In an historic move, Illinois unanimously passed the ‘Right of First Refusal’ on May 22 (HB2992, 98th Session).
Illinois becomes the first state to explicitly call for consideration of the ‘Right of First Refusal’ in a parenting plan or court order.
It will be added as Section 602.3 to the Illinois Marriage and Dissolution of Marriage Act. The bill is currently on the governor’s desk for his expected signature.
‘Right of First Refusal’ is a guarantee that anytime a parent needs someone to watch the children, they must ask the other parent first. This gives a parent the opportunity to watch the children when the other parent has them.
Right of First Refusal Case Example
As an example, let’s say that the mother of two little boys needs to go on a two-day business trip during the week when she has custody. Instead of calling a babysitter or another family member to watch the children, she must first call the boys’ father and give him the right to have the two days with the children. If he refuses, then she can find someone else to watch them.
It is the responsibility of the parent with the children to notify the other parent no later than 24 hours from the time of first learning of the need to leave the children. It is the responsibility of the other parent to respond within 24 hours of notification. It is the responsibility of the parent with the additional parenting time to provide all transportation.
Best Interest of the Child Standard
The court is given the maximum discretion in determining if ‘Right of First Refusal’ is in the child’s best interest.
Once determined the court issues an order that includes provisions regarding:
a) what would trigger the invocation of right of first refusal, such as the length of time the parent will be away from the child;
b) how much advance notice the parent with the child must give the other parent;
c) the amount of time by which that parent must respond; and
d) transportation requirements.
The court takes into account the distance between parents, and if a parent has restricted or denied visitation for any reason. The provisions set forth by the bill are enforceable under “Enforcement of Visitation Order; Visitation Abuse” statutes.
Current research shows the increased degree to which both parents share in the direct caretaking of their children during marriage. We know how difficult it is for non-residential parents to remain meaningfully involved in the lives of their children after divorce.
Some experts say this accounts for the recent rise in the number of non-residential parents who have no contact with their children despite decades of improvement. The pain and frustration of no longer having the contact they used to have with their children become too unbearable for many parents.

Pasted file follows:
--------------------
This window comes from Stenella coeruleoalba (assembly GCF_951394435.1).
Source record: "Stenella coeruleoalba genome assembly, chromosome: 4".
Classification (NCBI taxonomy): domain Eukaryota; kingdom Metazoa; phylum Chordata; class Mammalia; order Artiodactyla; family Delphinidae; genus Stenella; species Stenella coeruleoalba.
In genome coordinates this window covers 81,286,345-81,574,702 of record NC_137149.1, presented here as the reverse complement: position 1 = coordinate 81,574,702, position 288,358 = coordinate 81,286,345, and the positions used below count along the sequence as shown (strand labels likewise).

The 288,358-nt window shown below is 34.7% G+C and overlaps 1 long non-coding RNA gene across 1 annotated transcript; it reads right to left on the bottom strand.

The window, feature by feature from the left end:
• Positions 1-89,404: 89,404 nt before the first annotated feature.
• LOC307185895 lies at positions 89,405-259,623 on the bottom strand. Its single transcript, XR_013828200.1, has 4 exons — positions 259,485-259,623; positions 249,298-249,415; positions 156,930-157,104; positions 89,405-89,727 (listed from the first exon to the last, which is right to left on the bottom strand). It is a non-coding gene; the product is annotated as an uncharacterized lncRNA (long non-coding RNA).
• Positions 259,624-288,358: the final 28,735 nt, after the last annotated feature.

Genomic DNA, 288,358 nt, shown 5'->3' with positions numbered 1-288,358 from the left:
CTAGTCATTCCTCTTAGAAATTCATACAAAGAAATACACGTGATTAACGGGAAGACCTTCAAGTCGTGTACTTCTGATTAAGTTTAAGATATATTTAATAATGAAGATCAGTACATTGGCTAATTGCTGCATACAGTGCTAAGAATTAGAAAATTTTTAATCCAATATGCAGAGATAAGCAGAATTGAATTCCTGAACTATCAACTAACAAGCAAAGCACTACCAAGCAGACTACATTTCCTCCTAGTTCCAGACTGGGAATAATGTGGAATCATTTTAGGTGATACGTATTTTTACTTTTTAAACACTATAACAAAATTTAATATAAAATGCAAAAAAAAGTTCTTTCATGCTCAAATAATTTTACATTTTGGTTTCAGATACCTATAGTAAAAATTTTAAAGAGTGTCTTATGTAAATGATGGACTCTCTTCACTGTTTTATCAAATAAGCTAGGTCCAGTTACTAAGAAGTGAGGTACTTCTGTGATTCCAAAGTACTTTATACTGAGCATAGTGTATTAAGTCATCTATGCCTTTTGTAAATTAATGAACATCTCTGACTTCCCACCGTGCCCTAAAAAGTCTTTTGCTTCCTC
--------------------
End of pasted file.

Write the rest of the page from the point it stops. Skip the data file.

‘Right of First Refusal’ provides the opportunity for much desired additional parenting time, especially for non-residential parents.
‘Right of First Refusal’ also allows children to remain with their natural parents rather than with other people for extended periods of time. Illinois recognizes the valuable contributions extended family and stepparents make to the wellbeing of children. Specific statutes are in place to protect their relationship with the children.
However, the U.S. Supreme Court recognizes that the child’s natural parents are the preferred caregivers under most circumstances. Illinois concurs.
By ensuring a meaningful relationship between the child and the natural parent we see greater child support compliance and continuing contributions when the child reaches majority age. We also see greater support by the child to aging parents.
‘Right of First Refusal’ can also encourage even greater cooperation among parents in that the other parent must be considered as an integral part of the child’s life. ‘Right of First Refusal’ goes far in supporting the maximum involvement of both parents to the wellbeing of a child. And that’s always in the child’s best interest.
The mission of Illinois Fathers, an Illinois Not for Profit Corporation, is to assist non-custodial parents in maintaining a meaningful and substantial relationship with their children and to educate the general public about the importance of such parent/child relationship.